Microsoft Vine Review
I recently got the opportunity to participate in a beta test of the new Microsoft Vine software. Vine can be described as a social networking dashboard, but with a twist. Hop over to the Vine.net site to watch some videos to learn more–or read below for my review.
In fact, it’s much more than that. To a single user, Vine first serves as a data aggregator by drawing on and displaying, as the press releases say, tens of thousands of news and public safety feeds. Depending on what “places” you put into your account, you’ll get targeted updates on what’s going on around you, or other locations that you picked. Users can also associate their online social networks, like Facebook and LinkedIn, with the program and receive updates from their friends and contacts. This alone isn’t much to write home about, though I did find it to be very user-friendly.
The really cool part of Vine is that you can associate your account with other Vine users and send messages, or alerts, to them. The software is being marketed as a way to post “safe and well” messages to your family and friends in the event of an emergency, but it could really find utility as a multi-modal messaging software for just about anything. One of the examples given is the ability to alert your kids’ soccer team that tonight’s game is canceled due to an impending storm. Big deal you say? A blast email could handle that? Well, Vine can send to multiple email addresses and cell phone text messaging services via SMS, all from the same interface.
I’ve seen this type of technology before in public safety emergency notification systems. People sign up to receive alerts that are relevant to them, both by subject and location, and receive them in a variety of formats, ensuring that they’ll get the message they need. And from some of the disclaimers around the Vine site make me think that’s exactly what this is supposed to replicate. The big difference, though, is that those systems run on servers and require architecture and dedicated support and tech knowledge. This is emergency notification for the common man. And instead of messages flowing one way, they can now also flow between recipients, and–even better–from “recipients” to government agencies!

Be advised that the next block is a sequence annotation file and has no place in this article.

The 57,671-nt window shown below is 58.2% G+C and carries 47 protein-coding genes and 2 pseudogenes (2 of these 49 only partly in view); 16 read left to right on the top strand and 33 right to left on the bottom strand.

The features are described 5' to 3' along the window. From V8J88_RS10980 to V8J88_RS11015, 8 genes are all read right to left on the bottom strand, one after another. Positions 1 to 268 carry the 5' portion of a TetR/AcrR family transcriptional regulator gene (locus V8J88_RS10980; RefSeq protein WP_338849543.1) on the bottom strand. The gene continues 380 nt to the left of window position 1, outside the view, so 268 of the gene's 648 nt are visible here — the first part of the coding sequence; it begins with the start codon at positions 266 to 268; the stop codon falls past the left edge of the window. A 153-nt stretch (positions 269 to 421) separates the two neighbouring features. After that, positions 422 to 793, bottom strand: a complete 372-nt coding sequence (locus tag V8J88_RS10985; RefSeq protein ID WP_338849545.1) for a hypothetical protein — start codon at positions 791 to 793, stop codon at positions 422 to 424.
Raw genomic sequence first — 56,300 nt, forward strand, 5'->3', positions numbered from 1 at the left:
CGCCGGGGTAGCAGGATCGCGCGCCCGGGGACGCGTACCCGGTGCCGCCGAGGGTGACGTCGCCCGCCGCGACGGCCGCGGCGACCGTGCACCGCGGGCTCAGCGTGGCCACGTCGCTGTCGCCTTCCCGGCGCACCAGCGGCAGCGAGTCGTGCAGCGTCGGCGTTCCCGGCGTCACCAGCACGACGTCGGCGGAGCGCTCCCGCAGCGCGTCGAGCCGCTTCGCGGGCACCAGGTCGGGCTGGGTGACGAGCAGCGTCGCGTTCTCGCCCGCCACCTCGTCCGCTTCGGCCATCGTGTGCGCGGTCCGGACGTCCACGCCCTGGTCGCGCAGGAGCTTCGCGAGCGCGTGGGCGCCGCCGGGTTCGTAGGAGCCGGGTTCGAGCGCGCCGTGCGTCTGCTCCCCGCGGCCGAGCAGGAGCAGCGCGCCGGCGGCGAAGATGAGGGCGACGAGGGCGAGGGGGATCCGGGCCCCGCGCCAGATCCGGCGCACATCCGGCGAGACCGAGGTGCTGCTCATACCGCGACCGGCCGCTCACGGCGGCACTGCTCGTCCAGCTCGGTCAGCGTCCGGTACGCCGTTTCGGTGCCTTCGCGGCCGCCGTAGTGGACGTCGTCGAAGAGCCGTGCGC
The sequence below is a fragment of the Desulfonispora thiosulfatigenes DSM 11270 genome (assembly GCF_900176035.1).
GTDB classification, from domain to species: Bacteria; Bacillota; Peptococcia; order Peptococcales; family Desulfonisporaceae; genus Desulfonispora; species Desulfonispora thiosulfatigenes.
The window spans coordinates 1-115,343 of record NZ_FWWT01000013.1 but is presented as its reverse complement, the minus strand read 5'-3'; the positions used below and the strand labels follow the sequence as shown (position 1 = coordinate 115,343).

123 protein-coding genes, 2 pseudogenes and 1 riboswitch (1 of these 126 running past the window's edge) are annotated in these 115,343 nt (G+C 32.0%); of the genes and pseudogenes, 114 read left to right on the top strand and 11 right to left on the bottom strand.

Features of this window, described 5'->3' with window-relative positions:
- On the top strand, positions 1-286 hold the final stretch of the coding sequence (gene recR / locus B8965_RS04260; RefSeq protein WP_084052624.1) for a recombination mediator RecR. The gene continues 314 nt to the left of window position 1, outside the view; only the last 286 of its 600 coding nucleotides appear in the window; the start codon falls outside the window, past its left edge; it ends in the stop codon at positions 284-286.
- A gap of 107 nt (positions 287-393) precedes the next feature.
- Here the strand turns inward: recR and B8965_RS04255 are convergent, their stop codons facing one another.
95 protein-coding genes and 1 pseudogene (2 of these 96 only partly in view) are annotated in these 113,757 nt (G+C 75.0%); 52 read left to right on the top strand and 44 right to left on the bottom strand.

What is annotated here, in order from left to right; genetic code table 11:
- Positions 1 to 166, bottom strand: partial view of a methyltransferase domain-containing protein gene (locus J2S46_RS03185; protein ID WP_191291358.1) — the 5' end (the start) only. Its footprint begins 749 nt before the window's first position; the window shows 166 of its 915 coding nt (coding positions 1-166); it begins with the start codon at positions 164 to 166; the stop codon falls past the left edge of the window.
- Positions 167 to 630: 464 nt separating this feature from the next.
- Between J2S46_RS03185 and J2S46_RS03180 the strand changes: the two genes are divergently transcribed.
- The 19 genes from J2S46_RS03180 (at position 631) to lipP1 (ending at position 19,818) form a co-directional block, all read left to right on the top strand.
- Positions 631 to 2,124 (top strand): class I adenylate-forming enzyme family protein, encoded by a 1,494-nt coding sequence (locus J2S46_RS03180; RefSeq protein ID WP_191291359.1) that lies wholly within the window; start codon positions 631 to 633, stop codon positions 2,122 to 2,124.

I think this is a great tool. There’s just one problem–no one is going to use it. I’m not going to use it, and I’m probably the single easiest person in the whole world to rope into something like this. See the problem is that is that it’s a program. You download it, install it, set it up and then use it. To use it with your friends and family members they have to download it, install it, set it up and then can use it. I have trouble showing folks in my family how to use email, let alone teaching them how to set up a social network dashboard program. The other problem with it being install-able software is that the computer I installed it on is at home. And I spend most of my waking hours not at home, in front of a computer that I cannot install Vine on. And when I am at home, I’m not in front of the computer. And if I’m in the situation where I need to send a “safe and well” message, I’m certainly not going to boot the ole computer up–I’m gonna call my wife! Now, Microsoft does note that, once properly configured, you can send alerts or messages via text message. But then you get back to the original problem of getting everyone to install and maintain it.
My final say? Super cool tech, done right. How to make it a game-changer? How to get tons and tons of people to use it? Make it web-based. Everyday there are more smartphones out there that could utilize Vine “on the go.” And it’s much easier to show family members how to keep their online contact information up-to-date, as opposed to helping them download, install, update as necessary, just to keep their contact information up-to-date. And I could make changes at work, at home, at the library, at school, anywhere there is an internet connection.
Microsoft, put the general public version of Vine on the web. Sell branded versions of the software for installation on business and government servers. You’ve got what I think is the next step in emergency notification software, now make it useable.
Image credit: Microsoft